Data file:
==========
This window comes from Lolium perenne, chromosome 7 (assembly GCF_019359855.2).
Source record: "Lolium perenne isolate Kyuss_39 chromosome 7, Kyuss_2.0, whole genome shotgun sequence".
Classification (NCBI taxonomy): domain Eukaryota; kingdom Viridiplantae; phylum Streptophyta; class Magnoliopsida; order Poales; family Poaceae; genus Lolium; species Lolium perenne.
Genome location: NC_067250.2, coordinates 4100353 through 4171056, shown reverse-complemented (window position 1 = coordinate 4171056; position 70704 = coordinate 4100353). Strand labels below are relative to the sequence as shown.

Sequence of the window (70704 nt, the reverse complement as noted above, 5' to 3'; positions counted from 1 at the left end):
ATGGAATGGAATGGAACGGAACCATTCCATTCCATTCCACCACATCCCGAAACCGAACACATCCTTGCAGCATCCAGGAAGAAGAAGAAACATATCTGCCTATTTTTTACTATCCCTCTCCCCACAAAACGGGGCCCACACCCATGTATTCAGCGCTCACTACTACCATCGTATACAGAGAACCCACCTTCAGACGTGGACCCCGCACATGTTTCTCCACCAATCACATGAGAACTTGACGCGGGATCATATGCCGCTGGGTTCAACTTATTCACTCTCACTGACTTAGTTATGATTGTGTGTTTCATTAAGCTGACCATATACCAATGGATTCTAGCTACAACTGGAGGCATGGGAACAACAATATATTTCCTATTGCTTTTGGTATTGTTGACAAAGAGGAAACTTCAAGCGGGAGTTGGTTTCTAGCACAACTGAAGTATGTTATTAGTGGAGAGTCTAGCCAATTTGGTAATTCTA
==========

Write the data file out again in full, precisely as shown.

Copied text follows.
This window comes from Lolium perenne, chromosome 7 (assembly GCF_019359855.2).
Source record: "Lolium perenne isolate Kyuss_39 chromosome 7, Kyuss_2.0, whole genome shotgun sequence".
Classification (NCBI taxonomy): domain Eukaryota; kingdom Viridiplantae; phylum Streptophyta; class Magnoliopsida; order Poales; family Poaceae; genus Lolium; species Lolium perenne.
Genome location: NC_067250.2, coordinates 4100353 through 4171056, shown reverse-complemented (window position 1 = coordinate 4171056; position 70704 = coordinate 4100353). Strand labels below are relative to the sequence as shown.

Sequence of the window (70704 nt, the reverse complement as noted above, 5' to 3'; positions counted from 1 at the left end):
ATGGAATGGAATGGAACGGAACCATTCCATTCCATTCCACCACATCCCGAAACCGAACACATCCTTGCAGCATCCAGGAAGAAGAAGAAACATATCTGCCTATTTTTTACTATCCCTCTCCCCACAAAACGGGGCCCACACCCATGTATTCAGCGCTCACTACTACCATCGTATACAGAGAACCCACCTTCAGACGTGGACCCCGCACATGTTTCTCCACCAATCACATGAGAACTTGACGCGGGATCATATGCCGCTGGGTTCAACTTATTCACTCTCACTGACTTAGTTATGATTGTGTGTTTCATTAAGCTGACCATATACCAATGGATTCTAGCTACAACTGGAGGCATGGGAACAACAATATATTTCCTATTGCTTTTGGTATTGTTGACAAAGAGGAAACTTCAAGCGGGAGTTGGTTTCTAGCACAACTGAAGTATGTTATTAGTGGAGAGTCTAGCCAATTTGGTAATTCTA